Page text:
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N9112H accident description

Oregon map... Oregon list
Crash location 45.417500°N, 123.811667°W
Nearest city Tillamook, OR
45.456216°N, 123.844014°W
3.1 miles away
Tail number N9112H
Accident date 03 Sep 2011
Aircraft type Stinson V77
Additional details: None

NTSB Factual Report

On September 3, 2011, about 1140 Pacific daylight time, a Stinson V77, N9112H, sustained substantial damage when its right main landing gear collapsed following a loss of control during taxi for takeoff at Tillamook Airport (TMK), Tillamook, Oregon. The airline transport pilot and two passengers were not injured. Tillamook Air Tours was operating the airplane under the provisions of 14 Code of Federal Regulations Part 91. Visual meteorological conditions prevailed for the local sight seeing flight. A company flight plan was on file.

The pilot stated that he was taxiing on runway 19 with the intent to turn around and take off on runway 01. The wind was a left quartering tailwind, and the first 800 to 1,000 feet of the taxi was uneventful. Suddenly, the airplane rotated over 90 degrees to the left. The right main landing gear collapsed, and the airplane dropped onto its right wing and horizontal stabilizer. The pilot reported that he believed the loss of control was due to a strong gust of wind.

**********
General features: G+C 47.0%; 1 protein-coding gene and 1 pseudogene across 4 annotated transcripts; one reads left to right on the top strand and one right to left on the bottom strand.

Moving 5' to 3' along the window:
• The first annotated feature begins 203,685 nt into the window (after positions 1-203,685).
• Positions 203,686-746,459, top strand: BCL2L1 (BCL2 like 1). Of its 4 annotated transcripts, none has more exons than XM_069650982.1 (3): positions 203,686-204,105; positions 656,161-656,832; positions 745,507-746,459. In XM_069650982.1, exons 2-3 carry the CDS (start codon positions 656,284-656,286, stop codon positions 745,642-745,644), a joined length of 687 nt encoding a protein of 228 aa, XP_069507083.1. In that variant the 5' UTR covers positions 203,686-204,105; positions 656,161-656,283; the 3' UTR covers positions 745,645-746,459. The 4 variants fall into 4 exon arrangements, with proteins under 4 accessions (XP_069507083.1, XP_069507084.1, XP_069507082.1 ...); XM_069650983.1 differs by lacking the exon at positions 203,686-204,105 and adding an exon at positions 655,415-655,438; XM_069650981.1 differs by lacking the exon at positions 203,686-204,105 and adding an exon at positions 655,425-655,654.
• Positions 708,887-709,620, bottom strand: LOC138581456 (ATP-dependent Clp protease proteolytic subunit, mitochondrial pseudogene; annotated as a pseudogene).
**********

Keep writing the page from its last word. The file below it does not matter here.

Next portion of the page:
Post accident examination of the airplane by a Federal Aviation Administration inspector revealed that the right wing and the horizontal stabilizer were bent, and the fuselage was wrinkled and bent on the left aft lower side and on the right side where the main landing gear joined the fuselage. Additionally, the inspector noted that the right main landing gear pivot bushing, which was made of steel tubing, had cracked longitudinally and split in half, allowing the landing gear leg to separate from the airplane. The inspector noted that some areas of corrosion were present on the landing gear pivot bushing.

Pieces of the fractured right main landing gear pivot bushing were examined at the National Transportation Safety Board's Materials Laboratory. The examination found that the fracture features present on the pieces were consistent with overstress fracture. No evidence of preexisting fatigue cracking was found.

At 1135, the reported wind at TMK was from 050 at 13 knots. At 1155, the reported wind at TMK was from 050 at 13 knots with gusts to 18 knots.

NTSB Probable Cause

The pilot’s loss of directional control while taxiing in a gusting tailwind.

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